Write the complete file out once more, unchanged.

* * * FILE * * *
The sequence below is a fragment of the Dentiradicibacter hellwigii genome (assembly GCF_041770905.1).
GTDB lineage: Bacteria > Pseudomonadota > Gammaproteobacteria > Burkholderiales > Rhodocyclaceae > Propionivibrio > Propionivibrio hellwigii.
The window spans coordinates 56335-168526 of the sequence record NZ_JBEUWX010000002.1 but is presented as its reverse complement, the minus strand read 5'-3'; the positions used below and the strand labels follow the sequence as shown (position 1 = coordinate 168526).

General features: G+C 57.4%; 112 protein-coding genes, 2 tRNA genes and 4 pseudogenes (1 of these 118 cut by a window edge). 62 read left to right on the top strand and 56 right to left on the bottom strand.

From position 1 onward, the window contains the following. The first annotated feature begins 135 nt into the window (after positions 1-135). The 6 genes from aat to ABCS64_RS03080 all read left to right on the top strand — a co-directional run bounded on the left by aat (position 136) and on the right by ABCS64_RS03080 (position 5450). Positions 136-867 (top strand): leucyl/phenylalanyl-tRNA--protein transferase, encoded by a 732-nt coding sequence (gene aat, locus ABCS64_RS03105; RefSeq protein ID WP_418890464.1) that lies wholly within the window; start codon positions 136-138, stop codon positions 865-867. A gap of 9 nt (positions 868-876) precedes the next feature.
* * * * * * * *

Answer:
The sequence below is a fragment of the Dentiradicibacter hellwigii genome (assembly GCF_041770905.1).
GTDB lineage: Bacteria > Pseudomonadota > Gammaproteobacteria > Burkholderiales > Rhodocyclaceae > Propionivibrio > Propionivibrio hellwigii.
The window spans coordinates 56335-168526 of the sequence record NZ_JBEUWX010000002.1 but is presented as its reverse complement, the minus strand read 5'-3'; the positions used below and the strand labels follow the sequence as shown (position 1 = coordinate 168526).

General features: G+C 57.4%; 112 protein-coding genes, 2 tRNA genes and 4 pseudogenes (1 of these 118 cut by a window edge). 62 read left to right on the top strand and 56 right to left on the bottom strand.

From position 1 onward, the window contains the following. The first annotated feature begins 135 nt into the window (after positions 1-135). The 6 genes from aat to ABCS64_RS03080 all read left to right on the top strand — a co-directional run bounded on the left by aat (position 136) and on the right by ABCS64_RS03080 (position 5450). Positions 136-867 (top strand): leucyl/phenylalanyl-tRNA--protein transferase, encoded by a 732-nt coding sequence (gene aat, locus ABCS64_RS03105; RefSeq protein ID WP_418890464.1) that lies wholly within the window; start codon positions 136-138, stop codon positions 865-867. A gap of 9 nt (positions 868-876) precedes the next feature.